Other: bad taste, anosmia, weight gain or loss, increased susceptibility to infection, angioedema, hypersensitivity reaction


Drug-drug. Amphotericin B, mezlocillin, piperacillin, thiazide and loop diuretics, ticarcillin: additive hypokalemia

Digoxin: increased risk of digoxin toxicity

Erythromycin, indinavir, itraconazole, ketoconazole, ritonavir, saquinavir: increased blood level and effects of budesonide

Fluoroquinolones: increased risk of tendon rupture

Hormonal contraceptives: blockage of budesonide metabolism

Insulin, oral hypoglycemics: increased budesonide requirement

Live-virus vaccines: decreased antibody response to vaccine, increased risk of adverse effects from budesonide

Nonsteroidal anti-inflammatory drugs (including aspirin): increased risk of adverse GI effects

Phenobarbital, phenytoin, rifampin: decreased budesonide efficacy

Somatrem, somatropin: decreased response to budesonide

Drug-food. Grapefruit, grapefruit juice: increased blood level and effects of budesonide

High-fat meal: delayed peak budesonide concentration

Patient monitoring

• Monitor respiratory status to evaluate drug efficacy.

Stay alert for hypersensitivity reactions, especially angioedema.

• Evaluate liver function test results.

• Periodically observe patient for proper inhaler use.

• Assess oral cavity for infection.

Patient teaching

• Teach patient proper use of inhaler.

• Tell patient to swallow capsules whole without crushing or chewing them.

Instruct patient to contact prescriber immediately if he develops itching, rash, fever, swelling of face and neck, or difficulty breathing.

• Encourage patient to document medication use and his response in diary.

• Advise patient to report signs and symptoms of fungal infections of mouth.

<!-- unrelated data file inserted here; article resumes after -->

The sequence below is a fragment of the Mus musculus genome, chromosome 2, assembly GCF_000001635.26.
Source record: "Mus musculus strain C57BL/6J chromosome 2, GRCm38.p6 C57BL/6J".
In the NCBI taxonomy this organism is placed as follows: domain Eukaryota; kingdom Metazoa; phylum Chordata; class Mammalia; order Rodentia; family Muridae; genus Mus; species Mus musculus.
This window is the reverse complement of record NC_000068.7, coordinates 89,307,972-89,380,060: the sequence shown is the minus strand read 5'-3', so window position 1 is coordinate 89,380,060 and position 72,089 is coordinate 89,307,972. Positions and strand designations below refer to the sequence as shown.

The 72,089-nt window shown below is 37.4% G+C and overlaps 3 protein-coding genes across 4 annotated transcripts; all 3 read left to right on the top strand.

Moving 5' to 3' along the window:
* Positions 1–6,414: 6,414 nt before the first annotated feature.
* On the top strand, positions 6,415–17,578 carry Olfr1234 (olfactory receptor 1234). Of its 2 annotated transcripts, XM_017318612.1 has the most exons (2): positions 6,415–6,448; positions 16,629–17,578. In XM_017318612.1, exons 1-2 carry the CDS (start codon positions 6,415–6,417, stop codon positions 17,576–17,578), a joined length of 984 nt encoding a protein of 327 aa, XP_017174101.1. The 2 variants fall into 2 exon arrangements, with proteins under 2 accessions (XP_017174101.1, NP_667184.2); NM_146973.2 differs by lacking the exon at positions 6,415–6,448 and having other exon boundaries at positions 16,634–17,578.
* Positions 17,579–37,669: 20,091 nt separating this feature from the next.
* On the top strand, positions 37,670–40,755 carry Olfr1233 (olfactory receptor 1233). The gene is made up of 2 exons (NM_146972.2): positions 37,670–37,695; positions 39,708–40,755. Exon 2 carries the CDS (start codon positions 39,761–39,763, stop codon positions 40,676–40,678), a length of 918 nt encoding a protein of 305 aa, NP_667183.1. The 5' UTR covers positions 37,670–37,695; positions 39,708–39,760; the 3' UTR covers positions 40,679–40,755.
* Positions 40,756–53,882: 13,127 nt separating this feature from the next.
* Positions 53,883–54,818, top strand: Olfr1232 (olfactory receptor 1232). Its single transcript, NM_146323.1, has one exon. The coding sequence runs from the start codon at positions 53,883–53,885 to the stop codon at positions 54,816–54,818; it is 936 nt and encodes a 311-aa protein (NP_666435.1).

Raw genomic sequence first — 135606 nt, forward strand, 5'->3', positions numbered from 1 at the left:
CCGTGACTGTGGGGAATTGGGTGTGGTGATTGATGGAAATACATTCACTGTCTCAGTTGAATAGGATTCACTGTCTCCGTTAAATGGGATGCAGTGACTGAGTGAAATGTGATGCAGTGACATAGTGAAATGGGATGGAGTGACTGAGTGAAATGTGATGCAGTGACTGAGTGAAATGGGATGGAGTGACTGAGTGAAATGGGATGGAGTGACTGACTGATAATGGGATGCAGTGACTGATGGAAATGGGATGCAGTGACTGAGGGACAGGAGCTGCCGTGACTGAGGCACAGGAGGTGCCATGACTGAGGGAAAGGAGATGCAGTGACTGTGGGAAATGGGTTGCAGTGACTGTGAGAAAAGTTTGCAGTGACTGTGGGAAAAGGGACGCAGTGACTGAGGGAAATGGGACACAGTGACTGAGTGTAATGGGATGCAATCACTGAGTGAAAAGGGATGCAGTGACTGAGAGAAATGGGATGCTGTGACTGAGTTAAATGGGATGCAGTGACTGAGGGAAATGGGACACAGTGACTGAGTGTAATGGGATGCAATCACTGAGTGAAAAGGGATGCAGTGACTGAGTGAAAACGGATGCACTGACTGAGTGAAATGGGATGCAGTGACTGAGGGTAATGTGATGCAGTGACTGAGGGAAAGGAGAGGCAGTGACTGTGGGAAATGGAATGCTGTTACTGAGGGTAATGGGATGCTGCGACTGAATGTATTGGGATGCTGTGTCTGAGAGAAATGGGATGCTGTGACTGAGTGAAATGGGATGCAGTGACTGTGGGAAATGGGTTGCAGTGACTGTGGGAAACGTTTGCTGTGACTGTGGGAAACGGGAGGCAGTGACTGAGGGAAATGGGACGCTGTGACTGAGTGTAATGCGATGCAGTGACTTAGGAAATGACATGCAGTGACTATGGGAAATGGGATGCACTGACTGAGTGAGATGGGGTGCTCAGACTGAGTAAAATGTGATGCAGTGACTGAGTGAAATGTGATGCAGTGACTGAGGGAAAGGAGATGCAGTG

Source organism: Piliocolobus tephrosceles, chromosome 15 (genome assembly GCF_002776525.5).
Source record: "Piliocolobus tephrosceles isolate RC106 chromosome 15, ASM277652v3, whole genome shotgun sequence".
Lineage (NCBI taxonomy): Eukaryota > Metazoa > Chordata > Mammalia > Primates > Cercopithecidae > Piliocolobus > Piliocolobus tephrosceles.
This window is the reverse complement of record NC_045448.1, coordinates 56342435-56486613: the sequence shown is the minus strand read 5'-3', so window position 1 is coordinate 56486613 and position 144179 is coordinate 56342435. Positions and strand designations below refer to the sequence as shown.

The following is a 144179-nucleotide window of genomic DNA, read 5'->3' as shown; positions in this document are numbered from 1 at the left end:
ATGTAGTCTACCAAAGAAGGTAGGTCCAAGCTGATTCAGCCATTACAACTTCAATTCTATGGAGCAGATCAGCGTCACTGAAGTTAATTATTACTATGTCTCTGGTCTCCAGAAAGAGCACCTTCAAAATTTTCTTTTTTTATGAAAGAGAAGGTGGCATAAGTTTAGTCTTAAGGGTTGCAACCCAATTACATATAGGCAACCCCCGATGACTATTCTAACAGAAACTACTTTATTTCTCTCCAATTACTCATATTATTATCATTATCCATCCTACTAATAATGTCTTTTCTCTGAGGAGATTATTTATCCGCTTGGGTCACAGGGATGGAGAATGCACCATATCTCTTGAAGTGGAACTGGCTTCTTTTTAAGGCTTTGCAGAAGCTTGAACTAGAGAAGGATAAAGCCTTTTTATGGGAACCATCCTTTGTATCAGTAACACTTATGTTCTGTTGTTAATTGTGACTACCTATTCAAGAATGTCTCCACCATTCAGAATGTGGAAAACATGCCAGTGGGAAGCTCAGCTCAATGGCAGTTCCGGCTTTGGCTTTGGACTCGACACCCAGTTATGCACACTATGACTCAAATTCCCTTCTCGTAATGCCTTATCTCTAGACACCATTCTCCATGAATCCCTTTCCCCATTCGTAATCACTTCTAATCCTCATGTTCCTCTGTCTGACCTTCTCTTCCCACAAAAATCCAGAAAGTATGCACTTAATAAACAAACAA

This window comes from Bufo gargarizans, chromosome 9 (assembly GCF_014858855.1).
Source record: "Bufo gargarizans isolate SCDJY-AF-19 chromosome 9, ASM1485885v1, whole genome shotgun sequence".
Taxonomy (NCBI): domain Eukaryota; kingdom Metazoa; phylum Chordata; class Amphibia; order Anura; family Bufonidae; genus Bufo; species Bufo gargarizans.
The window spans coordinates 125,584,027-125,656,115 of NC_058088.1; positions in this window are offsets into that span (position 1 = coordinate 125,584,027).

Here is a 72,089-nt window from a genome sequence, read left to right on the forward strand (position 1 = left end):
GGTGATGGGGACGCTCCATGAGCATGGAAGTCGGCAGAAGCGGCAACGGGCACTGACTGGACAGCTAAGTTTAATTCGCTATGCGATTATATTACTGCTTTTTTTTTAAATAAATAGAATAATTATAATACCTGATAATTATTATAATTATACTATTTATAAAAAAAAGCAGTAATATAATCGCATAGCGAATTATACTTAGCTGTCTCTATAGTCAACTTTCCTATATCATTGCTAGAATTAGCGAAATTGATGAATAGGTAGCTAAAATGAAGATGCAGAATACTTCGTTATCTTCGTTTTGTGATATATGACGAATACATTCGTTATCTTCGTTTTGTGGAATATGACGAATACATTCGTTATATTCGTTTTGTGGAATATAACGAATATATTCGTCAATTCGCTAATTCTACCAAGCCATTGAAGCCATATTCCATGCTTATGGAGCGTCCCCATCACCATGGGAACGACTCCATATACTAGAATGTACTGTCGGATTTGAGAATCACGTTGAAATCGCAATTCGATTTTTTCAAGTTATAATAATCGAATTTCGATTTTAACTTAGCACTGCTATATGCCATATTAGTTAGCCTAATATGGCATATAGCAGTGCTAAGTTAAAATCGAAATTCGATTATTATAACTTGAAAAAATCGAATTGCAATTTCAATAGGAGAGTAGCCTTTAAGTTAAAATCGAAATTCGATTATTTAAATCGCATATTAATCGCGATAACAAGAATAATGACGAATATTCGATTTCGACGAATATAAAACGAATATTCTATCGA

• Tell female patient to inform prescriber if she is pregnant or plans to become pregnant.

• Caution patient to avoid exposure to chickenpox and measles, if possible.

• Emphasize importance of rinsing mouth after each inhaler treatment and washing and drying inhaler thoroughly after each use.

• Instruct patient to avoid high-fat meals, grapefruit, and grapefruit juice.

• As appropriate, review all other significant and life-threatening adverse reactions and interactions, especially those related to the drugs and foods mentioned above.

McGraw-Hill Nurse's Drug Handbook, 7th Ed. Copyright © 2013 by The McGraw-Hill Companies, Inc. All rights reserved


A corticosteroid used in the treatment of asthma, allergic rhinitis, ulcerative colitis, and Crohn's disease.
The American Heritage® Medical Dictionary Copyright © 2007, 2004 by Houghton Mifflin Company. Published by Houghton Mifflin Company. All rights reserved.


A nebulisable synthetic glucocorticosteroid, structurally related to 16α-hydroxyprednisolone, which has high topical anti-inflammatory activity, low systemic activity and enhanced receptor-binding activity, but more rapid presystemic metabolism than other corticosteroids.

Coup, asthma, allergic rhinitis, inflammatory colitides—e.g., ulcerative colititis and Crohn’s disease; seasonal or perennial.
Adverse effects
Nasal irritation, sores and bleeding, upset stomach, cough, dry mouth, rash, muscle cramps.
Segen's Medical Dictionary. © 2012 Farlex, Inc. All rights reserved.


Rhinocort Pharmacology A nebulizable synthetic glucocorticosteroid with high topical antiinflammatory activity, low systemic activity, and enhanced receptor binding activity; nebulized budesonide is used for croup and control of mild asthma, for inflammatory colitides–eg, ulcerative colititis and Crohn's disease, and seasonal or perennial allergic rhinitis. See Allergic rhinitis.
McGraw-Hill Concise Dictionary of Modern Medicine. © 2002 by The McGraw-Hill Companies, Inc.


A corticosteroid drug used in a nasal spray for hay fever (allergic rhinitis) or as an inhalant for ASTHMA. Brand names are Entocort, Pulicort and Rhinocort. With EFORMOTEROL (formoterol) it is marketed as Symbicort.
Collins Dictionary of Medicine © Robert M. Youngson 2004, 2005